Service with AI and IoT: Improve products, optimize production facilities
By Nils Klute, Specialist IT Editor and IoT Project Manager at eco – Association of the Internet Industry
The majority of all company leaders believe that artificial intelligence (AI) will change the business world. Only a minority, however, expect that impact on their own company. Why aspirations and reality continue to diverge in the SME sector. And what’s can be done with AI and machine data beyond maintenance.
Ob im Kundenservice, im Vertrieb oder in der IT-Abteilung – smarte Chatbots helfen bereits in vielen Unternehmen weiter. Auch auf Websites und in Onlineshops sind die KI-Assistenten zur Stelle. Was den Firmen Zeit spart, ist für Nutzer praktisch: Oft merken Kunden gar nicht, dass sie mit einer Maschine chatten. Aber KI kann heute weit mehr, als Sprache und Texte zu verarbeiten. Beispiel Škoda: Der Automobilhersteller unterstützt Servicetechniker in der Werkstatt mit einer KI-App.
AI in Service: App detects vehicle defects from noises
From steering gears to air conditioning compressors and clutches: “The operating noise of the vehicle can be recorded using the app via the smartphone,” Škoda writes in an press release. “In a next step, an algorithm compares the recording with stored sound patterns and provides a concrete description of the determined result on this basis.” In this way, the app Sound Analyser recognizes typical defects on the basis of audio patterns – and does so with an accuracy of more than 90 percent. How the service works: The smartphone application produces spectograms and lets neural networks evaluate them. Training data for the training of the AI models was provided by a pilot phase in which Škoda dealers from 14 countries participated.
Examples like these show how suitable for everyday use and, indeed, useful AI can be today. There is no doubt about this in the SME sector either: According to a study by the TÜV Association (VdTÜV) from October 2020, eight out of ten respondents believe that there will be major changes in the overall economy as a result of AI. With regard to their own company, however, only three out of ten expect that this change will also affect their own company. A fallacy with consequences: “Only a minority of SMEs are consciously using AI systems,” states the study AI from the User’s Perspective (in German), published by the Technologiestiftung Berlin in September 2019.
SMEs see no benefit in AI
Why is this the case? The majority of German companies do not see any benefit in AI for themselves. According to the TÜV study, every second company lacks a meaningful area of application. Without a discernible goal, companies won’t spend money on technology: According to a Bitkom survey from June 2020, only one in seven companies plans to invest in AI this year. “So far, little is known among potential users about functionalities, possible applications, and the state of the art,” the study by the Technologiestiftung Berlin points out. The result: Whether it’s a smart chatbot or an AI app for the service technician – what is becoming reality elsewhere remains a pipe dream in many places.
AI in SMEs: Success needs use cases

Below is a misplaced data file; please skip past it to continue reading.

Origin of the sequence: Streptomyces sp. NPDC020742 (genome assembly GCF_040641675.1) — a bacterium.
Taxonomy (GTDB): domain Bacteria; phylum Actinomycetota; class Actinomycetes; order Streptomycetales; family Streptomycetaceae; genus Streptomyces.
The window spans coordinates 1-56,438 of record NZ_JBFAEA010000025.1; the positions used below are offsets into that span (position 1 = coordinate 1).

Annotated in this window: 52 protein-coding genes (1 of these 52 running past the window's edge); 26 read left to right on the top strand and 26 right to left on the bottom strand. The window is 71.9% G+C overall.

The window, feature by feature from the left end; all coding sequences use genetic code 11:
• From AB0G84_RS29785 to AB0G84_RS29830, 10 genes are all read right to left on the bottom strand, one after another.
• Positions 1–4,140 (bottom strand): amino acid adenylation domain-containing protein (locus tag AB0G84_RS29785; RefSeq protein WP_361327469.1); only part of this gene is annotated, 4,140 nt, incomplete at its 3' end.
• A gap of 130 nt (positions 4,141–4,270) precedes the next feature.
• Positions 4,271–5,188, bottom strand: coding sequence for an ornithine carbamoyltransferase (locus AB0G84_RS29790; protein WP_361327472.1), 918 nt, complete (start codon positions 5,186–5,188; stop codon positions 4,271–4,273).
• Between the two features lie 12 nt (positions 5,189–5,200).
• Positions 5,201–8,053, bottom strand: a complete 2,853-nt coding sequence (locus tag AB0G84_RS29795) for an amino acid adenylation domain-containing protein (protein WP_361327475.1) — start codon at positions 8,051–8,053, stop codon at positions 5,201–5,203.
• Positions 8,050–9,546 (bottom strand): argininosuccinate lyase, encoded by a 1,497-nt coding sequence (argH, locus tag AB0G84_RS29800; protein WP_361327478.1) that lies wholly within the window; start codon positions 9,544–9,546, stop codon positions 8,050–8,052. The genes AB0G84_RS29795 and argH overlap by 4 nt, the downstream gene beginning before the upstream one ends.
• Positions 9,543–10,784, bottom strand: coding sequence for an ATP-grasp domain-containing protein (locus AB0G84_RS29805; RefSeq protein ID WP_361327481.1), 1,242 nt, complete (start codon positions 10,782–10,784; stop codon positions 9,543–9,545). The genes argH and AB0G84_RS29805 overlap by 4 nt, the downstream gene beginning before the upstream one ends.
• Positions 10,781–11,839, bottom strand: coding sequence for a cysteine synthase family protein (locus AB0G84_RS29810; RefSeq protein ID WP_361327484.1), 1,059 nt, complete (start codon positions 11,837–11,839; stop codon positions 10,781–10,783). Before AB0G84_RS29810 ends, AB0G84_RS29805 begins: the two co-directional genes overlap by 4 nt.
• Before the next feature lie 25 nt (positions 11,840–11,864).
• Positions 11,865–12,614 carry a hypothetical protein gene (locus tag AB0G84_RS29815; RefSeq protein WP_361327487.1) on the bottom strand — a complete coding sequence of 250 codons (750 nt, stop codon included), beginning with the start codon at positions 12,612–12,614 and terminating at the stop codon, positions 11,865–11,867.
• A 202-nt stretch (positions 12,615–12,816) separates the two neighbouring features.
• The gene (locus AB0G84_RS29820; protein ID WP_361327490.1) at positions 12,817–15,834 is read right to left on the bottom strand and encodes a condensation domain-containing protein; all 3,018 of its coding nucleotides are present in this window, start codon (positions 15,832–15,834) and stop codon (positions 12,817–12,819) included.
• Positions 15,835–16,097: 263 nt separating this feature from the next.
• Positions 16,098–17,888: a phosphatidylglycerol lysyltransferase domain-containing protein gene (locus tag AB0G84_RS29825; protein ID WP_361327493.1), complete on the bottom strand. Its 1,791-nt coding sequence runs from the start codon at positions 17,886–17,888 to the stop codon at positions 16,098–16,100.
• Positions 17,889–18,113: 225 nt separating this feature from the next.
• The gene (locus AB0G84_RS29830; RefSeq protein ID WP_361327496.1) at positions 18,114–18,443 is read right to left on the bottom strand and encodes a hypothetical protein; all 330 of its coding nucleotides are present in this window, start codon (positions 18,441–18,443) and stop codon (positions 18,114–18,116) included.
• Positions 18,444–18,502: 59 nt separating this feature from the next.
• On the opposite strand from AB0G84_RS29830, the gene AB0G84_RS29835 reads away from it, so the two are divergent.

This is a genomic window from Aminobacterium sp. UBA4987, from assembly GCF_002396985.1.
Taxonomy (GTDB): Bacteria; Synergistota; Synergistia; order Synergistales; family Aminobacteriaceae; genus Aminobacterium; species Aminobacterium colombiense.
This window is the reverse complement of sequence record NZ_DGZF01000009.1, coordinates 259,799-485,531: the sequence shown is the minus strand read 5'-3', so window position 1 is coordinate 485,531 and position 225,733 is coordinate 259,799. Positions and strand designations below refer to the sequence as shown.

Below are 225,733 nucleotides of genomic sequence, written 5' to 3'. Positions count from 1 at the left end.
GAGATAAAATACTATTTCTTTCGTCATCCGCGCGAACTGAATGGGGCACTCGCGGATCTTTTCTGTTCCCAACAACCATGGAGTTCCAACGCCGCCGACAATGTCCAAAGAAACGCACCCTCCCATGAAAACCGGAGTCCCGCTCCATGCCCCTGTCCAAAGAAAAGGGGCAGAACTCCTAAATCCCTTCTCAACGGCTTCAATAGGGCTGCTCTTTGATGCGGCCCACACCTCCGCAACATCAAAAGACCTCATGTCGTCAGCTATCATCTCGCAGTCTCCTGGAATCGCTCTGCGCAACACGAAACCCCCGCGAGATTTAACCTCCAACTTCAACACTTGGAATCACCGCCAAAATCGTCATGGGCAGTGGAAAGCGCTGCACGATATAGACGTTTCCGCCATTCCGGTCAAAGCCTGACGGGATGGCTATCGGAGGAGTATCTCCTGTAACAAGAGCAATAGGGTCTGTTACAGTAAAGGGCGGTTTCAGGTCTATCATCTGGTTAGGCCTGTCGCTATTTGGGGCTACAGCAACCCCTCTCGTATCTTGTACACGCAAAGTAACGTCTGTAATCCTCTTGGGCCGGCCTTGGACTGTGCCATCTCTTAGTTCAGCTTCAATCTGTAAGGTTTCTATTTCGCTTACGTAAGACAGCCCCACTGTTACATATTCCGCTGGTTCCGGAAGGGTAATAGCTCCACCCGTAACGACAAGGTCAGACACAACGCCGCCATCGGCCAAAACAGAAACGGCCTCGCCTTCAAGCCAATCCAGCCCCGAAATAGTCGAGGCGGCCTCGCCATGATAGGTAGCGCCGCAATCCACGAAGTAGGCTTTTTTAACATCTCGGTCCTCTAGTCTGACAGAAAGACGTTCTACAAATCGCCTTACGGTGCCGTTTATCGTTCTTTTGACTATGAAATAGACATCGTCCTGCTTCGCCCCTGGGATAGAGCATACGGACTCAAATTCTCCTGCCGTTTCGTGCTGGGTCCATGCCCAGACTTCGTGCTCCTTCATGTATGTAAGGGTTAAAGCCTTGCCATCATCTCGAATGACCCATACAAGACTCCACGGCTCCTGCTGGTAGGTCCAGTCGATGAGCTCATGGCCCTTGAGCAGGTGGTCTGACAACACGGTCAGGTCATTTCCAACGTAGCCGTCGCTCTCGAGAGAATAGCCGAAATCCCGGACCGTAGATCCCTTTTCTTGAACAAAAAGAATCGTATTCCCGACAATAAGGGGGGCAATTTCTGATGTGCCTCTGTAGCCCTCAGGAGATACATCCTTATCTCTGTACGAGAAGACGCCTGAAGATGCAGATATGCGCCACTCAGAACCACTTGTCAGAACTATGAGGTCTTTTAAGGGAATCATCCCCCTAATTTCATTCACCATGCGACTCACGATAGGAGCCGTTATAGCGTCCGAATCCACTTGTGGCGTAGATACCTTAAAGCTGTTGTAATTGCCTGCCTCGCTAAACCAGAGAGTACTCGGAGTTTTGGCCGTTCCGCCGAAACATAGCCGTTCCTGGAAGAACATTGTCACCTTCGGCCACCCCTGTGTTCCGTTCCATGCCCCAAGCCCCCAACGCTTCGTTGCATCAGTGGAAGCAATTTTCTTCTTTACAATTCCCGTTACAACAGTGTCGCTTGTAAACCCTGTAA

How implementation problems can be solved and how benefits and goals can be found can be seen in the speedboat projects in the AI project Service-Meister. Let’s take a look at Atlas Copco and USU Software: Both consortium partners are working in their speedboat project on accelerating service processes, detecting faults remotely, and preventing downtimes. Atlas Copco’s industrial machines are in demand everywhere in manufacturing. When problems occur on assets, it is not only in a factory that things come to a standstill. Failures threaten the entire supplier network. To reduce waste and keep equipment available, the company and its implementation partner at Service-Meister rely on machine data from the Internet of THings (IoT), AI, and data analytics. According to the blog post from USU Software, downtime can be reduced by 20 percent.
Würth and Grandcentrix are no different: The reliable equipment of the assembly technology specialist is in demand in trade and industry. If a cordless screwdriver or hammer drill malfunctions unexpectedly, it’s not only annoying, it’s bad for business. AI and IoT data also guide this speedboat project. Operating and condition parameters can be analyzed to detect anomalies that indicate potential failures. Even before problems occur, Würth gets replacement units on the road.
AI adjusts all manufacturing processes
Predicting failures and maintaining machines with foresight – that, too, will only be a start. Because: “According to a study by McKinsey, fine-tuning manufacturing processes with the help of artificial intelligence could increase efficiency by three to 30 percent, depending on the application,” reports handelsblatt.de. “But this would require optimizing not just individual process steps, but the entire chain.” What will make that possible: Producers, customers, and plant manufacturers benefit from comprehensive data analyses – and not only for the purpose of predictive maintenance of machines. In addition, factories use the analyses to further develop the quality of their products. Manufacturers learn how they can increase the service life of their equipment. And if all IoT data flow into the digital twin, Industry 4.0 processes can be simulated and secured. And that’s even before rejects can be created. One thing is certain: If the economy as a whole and small and medium-sized businesses use AI across the board, according to the AI study by eco – Association of the Internet Industry, a growth in gross domestic product of more than 13 percent by 2025 (compared to 2019) can be realized, which corresponds to a total potential of around 488 billion Euro.
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